My newest essay, about black holes, poetry, the pandemic and grief, was published by The Smart Set a week ago. It begins:
Black holes are prisons of light. They are both metaphor and physical entity, mute commentary on what is known, unknown and unknowable. Well-studied but poorly understood, like a virus.
What happens gravitationally if you squeeze the mass of an object to a point? This was Karl Schwarzschild’s question while stationed at the Russian front of the First World War. You get a point of no volume and infinite density – a singularity. It would be surrounded by a region where nothing, not even light, could escape. This boundary became known as the event horizon, because no event within the boundary could be observed from outside.
If there was a boundary around Wuhan, where the coronavirus originated, it was porous. Before the city was locked down on January 23, near the beginning of the 16-day Chinese New Year celebrations, the mayor estimated that five million people left. By the time I start tracking it in the beginning of March, red dots appear like sparks all over the globe. One by one the sparks become fires, new hotspots. The virus was on my periphery till then – something that barely registered in my universe.
Schwarzschild sent his solution in a letter to Einstein in 1916: “As you can see, the war treated me kindly enough in spite of the heavy gunfire, to allow me to get away from it all, and take this walk in your land of ideas.”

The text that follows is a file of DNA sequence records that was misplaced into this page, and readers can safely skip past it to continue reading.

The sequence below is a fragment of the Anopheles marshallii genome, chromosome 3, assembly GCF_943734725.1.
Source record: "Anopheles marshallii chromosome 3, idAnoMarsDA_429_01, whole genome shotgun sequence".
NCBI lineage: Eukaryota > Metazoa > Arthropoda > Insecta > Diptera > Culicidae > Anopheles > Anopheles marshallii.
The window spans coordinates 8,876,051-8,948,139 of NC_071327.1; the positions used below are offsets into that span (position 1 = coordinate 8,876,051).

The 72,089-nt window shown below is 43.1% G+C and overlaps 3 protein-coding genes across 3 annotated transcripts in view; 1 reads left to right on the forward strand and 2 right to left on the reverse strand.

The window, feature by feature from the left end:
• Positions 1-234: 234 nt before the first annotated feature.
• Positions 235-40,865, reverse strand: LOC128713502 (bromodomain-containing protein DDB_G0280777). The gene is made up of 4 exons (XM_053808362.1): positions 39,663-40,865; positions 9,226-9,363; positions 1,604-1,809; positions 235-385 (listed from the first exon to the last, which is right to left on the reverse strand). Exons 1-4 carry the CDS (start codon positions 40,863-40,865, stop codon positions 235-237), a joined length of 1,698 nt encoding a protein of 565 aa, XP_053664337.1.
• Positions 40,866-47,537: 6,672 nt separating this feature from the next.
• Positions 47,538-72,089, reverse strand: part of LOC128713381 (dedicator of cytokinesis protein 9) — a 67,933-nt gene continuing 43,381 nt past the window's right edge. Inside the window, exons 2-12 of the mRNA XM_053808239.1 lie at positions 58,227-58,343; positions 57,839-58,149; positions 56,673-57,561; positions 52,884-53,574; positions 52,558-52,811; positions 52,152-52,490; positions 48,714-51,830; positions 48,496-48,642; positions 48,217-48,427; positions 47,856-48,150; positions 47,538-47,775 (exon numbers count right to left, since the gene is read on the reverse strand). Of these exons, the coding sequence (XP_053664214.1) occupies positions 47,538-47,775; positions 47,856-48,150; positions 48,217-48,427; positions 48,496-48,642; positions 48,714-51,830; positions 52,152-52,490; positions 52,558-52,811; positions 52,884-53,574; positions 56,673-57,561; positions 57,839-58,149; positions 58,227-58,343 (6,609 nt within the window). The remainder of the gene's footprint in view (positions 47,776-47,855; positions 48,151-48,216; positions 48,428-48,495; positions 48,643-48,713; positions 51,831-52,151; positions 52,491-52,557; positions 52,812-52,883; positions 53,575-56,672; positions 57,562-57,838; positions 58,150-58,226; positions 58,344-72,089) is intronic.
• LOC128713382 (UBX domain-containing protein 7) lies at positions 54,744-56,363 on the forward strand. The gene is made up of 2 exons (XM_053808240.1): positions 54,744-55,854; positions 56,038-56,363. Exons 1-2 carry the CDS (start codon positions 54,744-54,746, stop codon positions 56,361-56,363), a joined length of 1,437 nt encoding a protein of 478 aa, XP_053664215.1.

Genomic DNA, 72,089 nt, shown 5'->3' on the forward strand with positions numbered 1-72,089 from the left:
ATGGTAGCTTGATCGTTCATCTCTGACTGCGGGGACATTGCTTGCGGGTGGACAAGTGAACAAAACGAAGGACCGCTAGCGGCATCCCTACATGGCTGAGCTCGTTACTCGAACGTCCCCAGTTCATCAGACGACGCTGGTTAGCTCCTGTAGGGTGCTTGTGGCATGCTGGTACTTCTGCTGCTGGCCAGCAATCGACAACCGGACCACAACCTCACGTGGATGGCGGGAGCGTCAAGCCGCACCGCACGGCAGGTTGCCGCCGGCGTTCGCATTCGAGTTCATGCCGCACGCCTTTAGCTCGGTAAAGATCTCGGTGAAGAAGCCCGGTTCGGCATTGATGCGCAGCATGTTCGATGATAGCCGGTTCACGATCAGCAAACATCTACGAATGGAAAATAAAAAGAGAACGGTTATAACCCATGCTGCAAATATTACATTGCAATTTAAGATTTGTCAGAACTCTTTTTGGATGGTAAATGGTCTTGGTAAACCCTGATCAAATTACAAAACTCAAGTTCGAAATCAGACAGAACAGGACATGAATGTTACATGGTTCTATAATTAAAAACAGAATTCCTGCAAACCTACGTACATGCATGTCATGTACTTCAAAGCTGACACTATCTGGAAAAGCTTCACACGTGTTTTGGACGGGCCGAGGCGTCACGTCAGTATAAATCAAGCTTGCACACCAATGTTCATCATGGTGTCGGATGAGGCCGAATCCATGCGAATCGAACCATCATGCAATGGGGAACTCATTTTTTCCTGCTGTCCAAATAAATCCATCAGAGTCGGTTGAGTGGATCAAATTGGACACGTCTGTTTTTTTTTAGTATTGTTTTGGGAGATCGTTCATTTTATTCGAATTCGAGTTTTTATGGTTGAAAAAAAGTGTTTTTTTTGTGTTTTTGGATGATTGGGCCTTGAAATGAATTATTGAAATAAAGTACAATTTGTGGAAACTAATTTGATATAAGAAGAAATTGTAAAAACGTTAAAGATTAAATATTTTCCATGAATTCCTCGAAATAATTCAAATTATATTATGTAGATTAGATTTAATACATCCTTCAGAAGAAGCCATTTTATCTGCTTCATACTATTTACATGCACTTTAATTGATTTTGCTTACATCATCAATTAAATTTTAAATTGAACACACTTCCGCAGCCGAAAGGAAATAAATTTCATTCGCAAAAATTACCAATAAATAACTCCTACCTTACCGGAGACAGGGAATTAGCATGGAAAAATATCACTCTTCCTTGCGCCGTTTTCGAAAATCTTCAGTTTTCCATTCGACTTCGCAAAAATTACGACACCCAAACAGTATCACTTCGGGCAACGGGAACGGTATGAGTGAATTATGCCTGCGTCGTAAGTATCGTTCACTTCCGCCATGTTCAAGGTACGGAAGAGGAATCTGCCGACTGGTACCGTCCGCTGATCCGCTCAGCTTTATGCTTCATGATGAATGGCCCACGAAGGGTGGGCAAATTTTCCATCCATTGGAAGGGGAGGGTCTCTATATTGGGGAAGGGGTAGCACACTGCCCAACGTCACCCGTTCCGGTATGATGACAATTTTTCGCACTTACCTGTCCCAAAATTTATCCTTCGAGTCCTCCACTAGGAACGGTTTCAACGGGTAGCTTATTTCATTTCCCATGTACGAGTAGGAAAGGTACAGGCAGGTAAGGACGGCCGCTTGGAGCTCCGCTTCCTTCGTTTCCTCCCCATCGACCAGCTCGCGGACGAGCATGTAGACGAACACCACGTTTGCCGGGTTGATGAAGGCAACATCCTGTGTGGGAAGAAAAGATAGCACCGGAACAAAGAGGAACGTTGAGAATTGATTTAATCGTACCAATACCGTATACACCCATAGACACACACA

Early in the semester, before ever hearing of Wuhan, I told my astronomy class that when Cambridge University closed due to an outbreak of the plague in 1665, Isaac Newton went home to Lincolnshire and over the next eighteen months developed his theories of calculus, optics and gravitation. Or so he recalled later in life. The Annus Mirabilis – Miracle Year – though historians argue that the work was spread over half a decade. I joked that if they invented a branch of mathematics to solve their homework, I would give them an A.
My university shifts to online classes in the middle of March, and the nebulous threat crystallizes into reality. Walking home after the announcement, I feel an unease, like waiting for an ill wind to pass through – the sort of miasma that Londoners thought was responsible for the plague of 1665 – and only when it is gone will we know who it has claimed and who it has left behind. The virus has already infected people in 122 countries.
Einstein’s first test of his theory was the precession of the orbit of Mercury, a two-hundred year old anomaly of Newton’s laws. So close to the sun, Mercury doesn’t skate over the same ellipse every orbit like the other planets, but spirals around instead because of how the sun curves spacetime. It will complete a rosette pattern, with 12 million overlapping lobes, in three million years. Einstein wrote a friend about his delight at getting the right answer: “I was beside myself with joy and happiness for days.”
Curved spacetime: was there ever a more elegant idea?
Einstein to another friend in 1915: “The theory is beautiful beyond comparison.”
Read the rest of the essay at The Smart Set